Tusla Must be Held to Account

Tusla Must be Held to Account

Statement from Teresa Heeney CEO of Early Childhood Ireland –

“Tusla, the Child and Family Agency agency charged with inspection of preschools, must be held to account for too few inspectors, too few inspections and too little progress in delivering a robust, consistent and regular inspection process.

This is according to Teresa Heeney CEO of Early Childhood Ireland who was reacting to front page headlines in the media today regarding the inconsistent preschool inspection process in Ireland.

She said that:

“Despite the evidence that the preschool inspection process is clearly fractured, a new inspection regime by the Department of Education is about to be introduced to this sector. It just doesn’t make sense in the face of the history of underinvestment in this sector.

“A key concern, which is only accentuated by media coverage today, is whether Tusla, which is first and foremost a child protection agency, is the agency that should be charged with preschool inspection.  In fact, Tusla CEO Gordon Jeyes is on the record saying just that.

“In particular, the lack of progress in terms of the childcare registration system, the revised preschool regulations, and the publication of quality standards is unacceptable and we need clear action and deadlines to make this happen. Registration, revised regulations and quality standards were all promised by then Minister for Children Frances Fitzgerald as part of the 8 point Quality Agenda following RTE Primetime’s ‘Breach of Trust’ programme. We are still waiting for movement on these developments.

“Some progress has been made on the introduction of mentoring and the provision of a fund to support the upskilling of staff in the sector, and we welcome the announcement of the development of an ICT (information communications technology) system for the preschool inspection process, which we look forward to discussing with Tusla.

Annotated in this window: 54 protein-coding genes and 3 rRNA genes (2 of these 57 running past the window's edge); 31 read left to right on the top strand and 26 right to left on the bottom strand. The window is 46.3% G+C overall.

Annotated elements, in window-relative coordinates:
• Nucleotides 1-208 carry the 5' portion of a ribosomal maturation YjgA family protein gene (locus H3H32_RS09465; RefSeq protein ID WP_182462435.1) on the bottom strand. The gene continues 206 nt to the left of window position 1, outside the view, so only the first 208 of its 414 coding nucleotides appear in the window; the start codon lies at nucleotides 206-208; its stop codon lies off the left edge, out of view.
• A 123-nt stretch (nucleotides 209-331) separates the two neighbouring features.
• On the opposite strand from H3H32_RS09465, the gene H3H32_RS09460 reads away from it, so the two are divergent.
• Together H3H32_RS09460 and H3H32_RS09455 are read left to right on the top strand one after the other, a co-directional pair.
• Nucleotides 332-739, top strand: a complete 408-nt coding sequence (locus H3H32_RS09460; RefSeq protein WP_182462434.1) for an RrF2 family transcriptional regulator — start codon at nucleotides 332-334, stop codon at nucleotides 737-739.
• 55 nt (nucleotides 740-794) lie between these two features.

“However, the investment is too low and the negative headlines again regarding inspections are alarming for parents and de-motivating for those working in the sector.

“This sector can be characterized by underinvestment and over inspection, with Tusla, the Department of Education and Pobal all  involved. Proper inspection is essential, is in everyone’s interest, and something we have for a long time been calling for, on behalf of our 3,500 members running preschools and crèches supporting over 100,000 children nationwide.

“Unfortunately, our inconsistent inspection process is failing children, parents and the sector today.  A consistent, equitable, national system of inspection of early childhood education is what is required, and it should be a sure thing, not a lottery system depending on location. We must address this area with the priority and investment needed. An effective inspection process provides peace of mind for parents, a stamp of approval for the early childhood educators delivering a quality experience for children and a wakeup call for those who aren’t, with a view to raising standards and quality across the board.”

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